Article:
According to a study commission by Toronto School Board (2017) data collected between 2011-2016 confirms that Black students represent 12% of the TDSB high school population. Despite the fact that Black students represent 12% of high school population the rate of expulsions for Black students is 48%. All races combined in Toronto District School Board represent 88% and the rate of expulsion is 52%. (Refer to graph below)

Toronto District School Board. (2017, April). Expulsion decision-making process and expelled students' transition experience in the Toronto District School Board's caring and safe schools pro­ grams and their graduation outcomes. Toronto: Toronto District School Board, Research and Information Services.

PhD dissertation synopsis by Dr. Jamila Aman
Dr. Dei called for the decolonization of the education curriculum, including its pedagogy and epistemology, which seeks to order the society like a path to follow through just texts and books.

He further called for creating options to embrace the culture of the climate, the environment, and the socio-organizational lives in schools through work, divesture, resistance, disruption and importantly, the generation of new ideas. Dr. Dei lament­ ed that the curriculum is standardized without specificities and power-saturated and should allow for reimagining through the creation of new features, ideas, and possibilities. These features, he said, are to create an environment for Black students to belong, think and have a sense of ownership of the schools' environment. He said there was the need to galvanize support both within, around, and outside the school systems by tapping into community and street knowledge as resources for education, to increase the capabilities of Black, Indigenous, and racialized peoples.

In addition, Dr. Dei advocated for specific educational measures directed in support of Black and Indigenous learning in the school system meant for all learners. He stated that educational theory must have weapons of change grounded in politics of change where communities must be able to advocate for their own sustainable interventions through collectively generated knowledge reflecting Black cultural perspectives.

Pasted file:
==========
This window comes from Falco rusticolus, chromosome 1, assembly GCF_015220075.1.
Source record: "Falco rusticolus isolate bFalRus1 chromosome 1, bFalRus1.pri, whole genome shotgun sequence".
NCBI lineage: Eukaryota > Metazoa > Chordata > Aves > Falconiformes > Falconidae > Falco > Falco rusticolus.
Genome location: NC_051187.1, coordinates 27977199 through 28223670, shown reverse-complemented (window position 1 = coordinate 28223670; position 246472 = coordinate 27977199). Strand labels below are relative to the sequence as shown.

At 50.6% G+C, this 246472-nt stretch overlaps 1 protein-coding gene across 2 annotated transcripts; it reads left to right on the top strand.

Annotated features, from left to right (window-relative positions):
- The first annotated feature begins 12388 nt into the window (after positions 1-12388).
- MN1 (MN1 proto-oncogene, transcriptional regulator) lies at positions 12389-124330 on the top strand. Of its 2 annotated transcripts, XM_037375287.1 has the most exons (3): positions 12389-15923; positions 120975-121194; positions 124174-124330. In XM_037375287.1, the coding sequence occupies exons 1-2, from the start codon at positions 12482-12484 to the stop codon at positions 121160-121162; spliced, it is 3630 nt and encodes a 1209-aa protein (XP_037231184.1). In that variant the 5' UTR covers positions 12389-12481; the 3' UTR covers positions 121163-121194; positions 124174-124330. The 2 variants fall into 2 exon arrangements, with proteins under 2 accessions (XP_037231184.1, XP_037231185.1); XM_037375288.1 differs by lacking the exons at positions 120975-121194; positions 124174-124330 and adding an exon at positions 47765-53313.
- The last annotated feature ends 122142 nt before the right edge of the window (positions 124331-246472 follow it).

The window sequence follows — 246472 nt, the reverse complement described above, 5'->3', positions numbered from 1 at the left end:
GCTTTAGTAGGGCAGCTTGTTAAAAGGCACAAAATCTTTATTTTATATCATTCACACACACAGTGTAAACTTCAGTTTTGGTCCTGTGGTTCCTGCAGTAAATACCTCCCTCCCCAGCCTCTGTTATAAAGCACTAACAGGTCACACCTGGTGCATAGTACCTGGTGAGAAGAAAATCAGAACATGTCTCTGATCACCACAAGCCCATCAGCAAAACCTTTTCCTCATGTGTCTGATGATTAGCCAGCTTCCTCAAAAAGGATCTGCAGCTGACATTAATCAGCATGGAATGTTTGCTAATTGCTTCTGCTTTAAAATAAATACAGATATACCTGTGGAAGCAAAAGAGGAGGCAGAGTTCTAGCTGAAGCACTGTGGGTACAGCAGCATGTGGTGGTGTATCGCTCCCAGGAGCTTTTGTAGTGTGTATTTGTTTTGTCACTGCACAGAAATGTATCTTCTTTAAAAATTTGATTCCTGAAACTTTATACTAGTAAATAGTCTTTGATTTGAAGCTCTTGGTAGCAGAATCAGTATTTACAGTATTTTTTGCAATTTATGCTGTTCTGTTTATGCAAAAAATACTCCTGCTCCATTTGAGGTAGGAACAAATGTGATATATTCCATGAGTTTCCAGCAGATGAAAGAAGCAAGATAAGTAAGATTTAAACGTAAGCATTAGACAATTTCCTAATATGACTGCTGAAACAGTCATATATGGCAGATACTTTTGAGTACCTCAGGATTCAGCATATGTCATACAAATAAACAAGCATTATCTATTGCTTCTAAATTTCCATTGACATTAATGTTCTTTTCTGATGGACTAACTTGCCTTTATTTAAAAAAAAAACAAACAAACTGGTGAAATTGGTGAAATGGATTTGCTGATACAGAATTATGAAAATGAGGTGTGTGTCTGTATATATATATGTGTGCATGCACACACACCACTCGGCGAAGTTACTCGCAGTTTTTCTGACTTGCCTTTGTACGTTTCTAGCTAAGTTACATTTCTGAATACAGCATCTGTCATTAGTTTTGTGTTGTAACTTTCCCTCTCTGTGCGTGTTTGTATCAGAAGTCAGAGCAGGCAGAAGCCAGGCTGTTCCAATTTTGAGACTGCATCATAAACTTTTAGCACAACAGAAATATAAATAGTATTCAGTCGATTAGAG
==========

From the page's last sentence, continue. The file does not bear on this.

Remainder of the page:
In other words, Afro-centric or homegrown knowledge for Black learners and communities. He maintained that the teaching, learning, and administration of education must speak the multi-dimensionality or specifics of the Indigenous, Black and racialized learners.
  • ACLU (2008). Schools for all campaign: The school bias & pushout problem. Advanced Research Journal of Educational Research and Review, 1(7), 137-142.
  • Comrie, L. (2013). 5 Biggest Challenges Blacks Face in Canada.
  • Dragnea, C., & Erling, S. (2008). The Effectiveness of Africentric (Black-Focused) Schools in Closing Student Success and Achievement Gaps: A Review of the Literature. Toronto: Toronto District School Board.
  • ONABSE, Ontario Alliance of Black School Educators (2015). An Experimental
  • Philip Gleason &Mark Dynarski (2009): Do We Know Whom to Serve? Issues in Using Risk Factors to Identify Dropouts.
  • Saunders, D. (2016). Why Black Canadians are facing U.S.-style problems. The Globe and Mail. ans-are-facing-us-style-problems/article309395l 4/?ref=
  • School Discipline Support Initiative (2020).
  • Tolson-Murtty, Marium, (2008)"Factors influencing Black students in Windsor and their pursuit of post-secondary education". Electronic Theses and Dissertations. 8088.
  • Toronto District School Board. (2017). Expulsion decision-making process and expelled students' transition experience in the Toronto District School Board's caring and safe schools programs and their graduation outcomes. Toronto: Toronto District School Board, Research and Information Services.
  • UCLA (2007) Addressing Buriers to Learning. UCLA Cneter.



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Dr. Jamila Aman
Dr. Jamila AmanDr. Jamila Aman, CEO and Managing Director - Premier Canadian Business Solutions Inc.